Chinese Ice Festival Harbin 2011
The 27th Harbin International Ice and Snow Festival began on Jan 5th, 2011.
Chinese New Year 2011 Ice Festival
The 27th Harbin International Ice and Snow Festival started on Jan 5th, 2011. A worker shapes a snow sculpture prior to the Harbin International Ice and Snow Festival in Harbin, Heilongjiang province.
Can you see a man in this picture? - It tells you the scale.
Man Adding Lights
A worker installs lights on a snow sculpture prior to the Harbin International Ice and Snow Festival in Harbin, Northeast China's Heilongjiang province.
Chinese Ice Festival - Harbin
You can also find the world's largest Santa ice carving in the Chinese city of Harbin The giant Father Christmas, 160 metres long and 24 metres high. It centres on an enormous face of Father Christmas, complete with flowing beard and hat.
Its huge size and unseasonably warm temperatures have made the job especially challenging, Tang Guangjun, one of the sculptors, informed Will and Guy. 'It is even bigger and higher than last year's, and more difficult. The weather swings between warm and cold, so it becomes very wet and slippery on the ice. It is very dangerous for us,' he said.
Harbin, the capital of Heilongjiang province, China is one of the country's coldest places. Winter temperatures can drop to below -35 C. Every year the city plays host to a world-renowned ice festival. But the effects of global warming are taking a toll as the snow and ice now melt more rapidly than in the past. Organizers reported that they had to artificially make snow for their Santa Claus sculpture.
Not only are these beautiful sculptures, but they have been photographed thoughtfully, in particular the apt background to the pictures. You can see them in Sapporo, Japan. See more ice sculptures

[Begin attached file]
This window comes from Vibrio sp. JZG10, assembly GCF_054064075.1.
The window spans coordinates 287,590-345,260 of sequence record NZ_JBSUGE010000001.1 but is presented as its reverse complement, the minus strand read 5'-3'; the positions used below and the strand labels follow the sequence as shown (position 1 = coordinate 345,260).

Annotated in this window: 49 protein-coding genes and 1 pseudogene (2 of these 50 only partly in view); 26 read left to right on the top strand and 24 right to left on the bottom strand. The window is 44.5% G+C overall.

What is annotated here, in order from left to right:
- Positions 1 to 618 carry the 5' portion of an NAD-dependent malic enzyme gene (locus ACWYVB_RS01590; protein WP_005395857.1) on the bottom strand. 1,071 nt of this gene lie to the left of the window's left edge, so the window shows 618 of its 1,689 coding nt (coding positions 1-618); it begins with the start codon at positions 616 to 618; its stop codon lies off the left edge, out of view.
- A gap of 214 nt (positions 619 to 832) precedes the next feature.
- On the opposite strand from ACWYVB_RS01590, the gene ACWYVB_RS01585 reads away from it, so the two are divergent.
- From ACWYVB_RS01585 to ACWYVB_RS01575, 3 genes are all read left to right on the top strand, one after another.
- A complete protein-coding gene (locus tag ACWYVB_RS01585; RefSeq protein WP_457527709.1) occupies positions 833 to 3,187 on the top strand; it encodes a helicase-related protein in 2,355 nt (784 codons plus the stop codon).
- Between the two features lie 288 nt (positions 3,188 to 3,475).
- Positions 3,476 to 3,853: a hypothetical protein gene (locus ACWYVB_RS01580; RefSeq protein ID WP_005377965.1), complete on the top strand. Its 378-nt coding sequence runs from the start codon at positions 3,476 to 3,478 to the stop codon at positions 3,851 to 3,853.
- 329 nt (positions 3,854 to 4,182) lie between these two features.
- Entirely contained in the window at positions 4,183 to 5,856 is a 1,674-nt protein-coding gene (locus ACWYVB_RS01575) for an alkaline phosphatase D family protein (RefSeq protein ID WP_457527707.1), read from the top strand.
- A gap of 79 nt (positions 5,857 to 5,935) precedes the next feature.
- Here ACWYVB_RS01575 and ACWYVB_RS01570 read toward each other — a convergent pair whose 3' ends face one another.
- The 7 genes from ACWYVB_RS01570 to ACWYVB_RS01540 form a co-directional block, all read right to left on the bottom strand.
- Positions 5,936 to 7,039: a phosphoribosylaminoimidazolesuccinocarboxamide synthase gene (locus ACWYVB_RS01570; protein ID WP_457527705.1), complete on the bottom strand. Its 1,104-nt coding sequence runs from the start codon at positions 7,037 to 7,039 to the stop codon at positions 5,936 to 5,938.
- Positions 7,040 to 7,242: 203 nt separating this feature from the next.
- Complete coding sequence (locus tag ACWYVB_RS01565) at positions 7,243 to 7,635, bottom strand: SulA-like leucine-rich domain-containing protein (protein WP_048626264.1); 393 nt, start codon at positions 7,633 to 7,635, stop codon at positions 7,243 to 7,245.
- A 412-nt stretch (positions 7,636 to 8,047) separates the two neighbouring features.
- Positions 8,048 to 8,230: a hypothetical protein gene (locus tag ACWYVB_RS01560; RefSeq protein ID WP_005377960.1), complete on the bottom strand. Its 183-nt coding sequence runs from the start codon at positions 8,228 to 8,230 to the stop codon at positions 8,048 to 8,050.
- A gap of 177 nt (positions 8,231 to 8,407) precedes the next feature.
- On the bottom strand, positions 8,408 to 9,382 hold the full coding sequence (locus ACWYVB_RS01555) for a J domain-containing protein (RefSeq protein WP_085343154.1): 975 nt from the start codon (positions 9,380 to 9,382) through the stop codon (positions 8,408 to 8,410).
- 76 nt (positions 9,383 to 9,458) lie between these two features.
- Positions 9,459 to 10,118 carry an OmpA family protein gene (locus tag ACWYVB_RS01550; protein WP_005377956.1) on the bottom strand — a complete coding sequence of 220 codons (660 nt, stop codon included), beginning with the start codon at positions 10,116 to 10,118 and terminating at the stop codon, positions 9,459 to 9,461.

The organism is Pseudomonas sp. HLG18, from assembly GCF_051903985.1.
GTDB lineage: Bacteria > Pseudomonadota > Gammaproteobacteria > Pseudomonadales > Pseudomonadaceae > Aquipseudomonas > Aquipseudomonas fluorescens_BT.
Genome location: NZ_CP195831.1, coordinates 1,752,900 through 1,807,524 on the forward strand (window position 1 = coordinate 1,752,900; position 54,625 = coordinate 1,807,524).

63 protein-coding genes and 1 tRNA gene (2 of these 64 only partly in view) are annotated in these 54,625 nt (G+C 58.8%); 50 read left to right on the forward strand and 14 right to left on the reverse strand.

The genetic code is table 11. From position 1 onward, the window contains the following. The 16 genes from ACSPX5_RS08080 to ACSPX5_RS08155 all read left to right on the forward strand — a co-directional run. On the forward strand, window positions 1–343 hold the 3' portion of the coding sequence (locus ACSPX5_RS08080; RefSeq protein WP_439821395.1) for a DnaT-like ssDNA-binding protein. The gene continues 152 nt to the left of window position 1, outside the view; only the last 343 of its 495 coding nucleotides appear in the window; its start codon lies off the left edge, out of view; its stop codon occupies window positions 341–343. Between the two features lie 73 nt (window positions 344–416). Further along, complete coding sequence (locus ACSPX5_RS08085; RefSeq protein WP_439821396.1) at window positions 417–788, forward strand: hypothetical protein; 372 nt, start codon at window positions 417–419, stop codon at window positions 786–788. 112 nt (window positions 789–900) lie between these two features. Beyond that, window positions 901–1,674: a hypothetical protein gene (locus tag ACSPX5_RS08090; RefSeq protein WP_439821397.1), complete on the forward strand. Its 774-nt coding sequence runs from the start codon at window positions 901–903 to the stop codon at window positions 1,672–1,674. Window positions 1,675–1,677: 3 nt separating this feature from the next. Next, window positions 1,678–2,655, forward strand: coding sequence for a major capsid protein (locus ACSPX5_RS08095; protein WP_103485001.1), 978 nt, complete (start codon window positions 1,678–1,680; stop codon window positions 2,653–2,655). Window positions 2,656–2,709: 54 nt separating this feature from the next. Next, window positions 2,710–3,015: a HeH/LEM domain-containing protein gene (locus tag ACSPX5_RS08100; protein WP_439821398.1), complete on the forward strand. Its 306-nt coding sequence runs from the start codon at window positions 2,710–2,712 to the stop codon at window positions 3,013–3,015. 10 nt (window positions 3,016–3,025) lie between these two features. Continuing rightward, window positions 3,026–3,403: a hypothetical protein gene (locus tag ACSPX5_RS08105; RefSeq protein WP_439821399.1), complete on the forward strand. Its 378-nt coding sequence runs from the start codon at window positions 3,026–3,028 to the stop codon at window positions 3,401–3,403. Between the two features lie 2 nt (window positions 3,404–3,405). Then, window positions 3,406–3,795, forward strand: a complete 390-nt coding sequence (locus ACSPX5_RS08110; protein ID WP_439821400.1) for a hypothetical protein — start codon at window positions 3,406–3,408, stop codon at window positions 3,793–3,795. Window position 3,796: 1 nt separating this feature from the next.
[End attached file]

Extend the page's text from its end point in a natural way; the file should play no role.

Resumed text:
Will and Guy bring you new information:
The Great Wall of China is even greater than once thought, after a two-year government mapping study uncovered new sections totalling about 180 miles, according to a report posted on the website of the *country's national mapping agency.
Using infrared range finders and GPS devices, experts discovered
portions of the wall concealed by hills, trenches and rivers that
stretch from Hu Shan mountain in northern Liaoning province to Jiayu
Pass in western Gansu province, the official China Daily reports.
The additional parts mean the Great Wall - construction of which began more than 2,000 years ago to prevent incursions into China by the Mongols and others - spans about 3,900 miles through the northern part of the country.
Recent studies by Chinese archaeologists have shown that sandstorms are reducing sections of the wall in Gansu to "mounds of dirt" and that they may disappear entirely in 20 years. These studies mainly blame the erosion on destructive farming methods used in the 1950s that turned large areas of northern China into desert. In addition, portions of the wall in Gansu were made of packed earth, which is less resilient than the brick and stone used elsewhere in much of the wall's construction.
China in recent years has begun restoring parts of the wall as well as trying to curb commercial development on or next to the ancient structure.
The wall's modern sections around the Chinese capital date from the Ming dynasty, including those restored since the Chinese Communist party took power in 1949, and several areas - including the most popular, Badaling, just north of Beijing - draw hundreds of thousands of visitors each year.
Tourist encroachment also has been a major problem in recent years, with state media saying that near Badaling, almost every brick on a popular section of the wall has been carved with people's names or other graffiti.
* The latest mapping project, a joint venture by the State Administration of Cultural Heritage and State Bureau of Surveying and Mapping, will continue into 2010y in order to map sections of the wall built during the Qin and Han dynasties [221 BC-9 AD].
Great Wall of China in Winter
The Great Wall of China is one of the Seven Wonders of the World and is indeed great because it can be observed by man even from outer space. This wall measures more than 1500 miles in length and is also referred to as the "Ten Thousand Li Wall" with each Li being equivalent to 500 metres. See more interesting Chinese facts.
Did You Know?
One for luck: 20% of China's plants are used in medicine.
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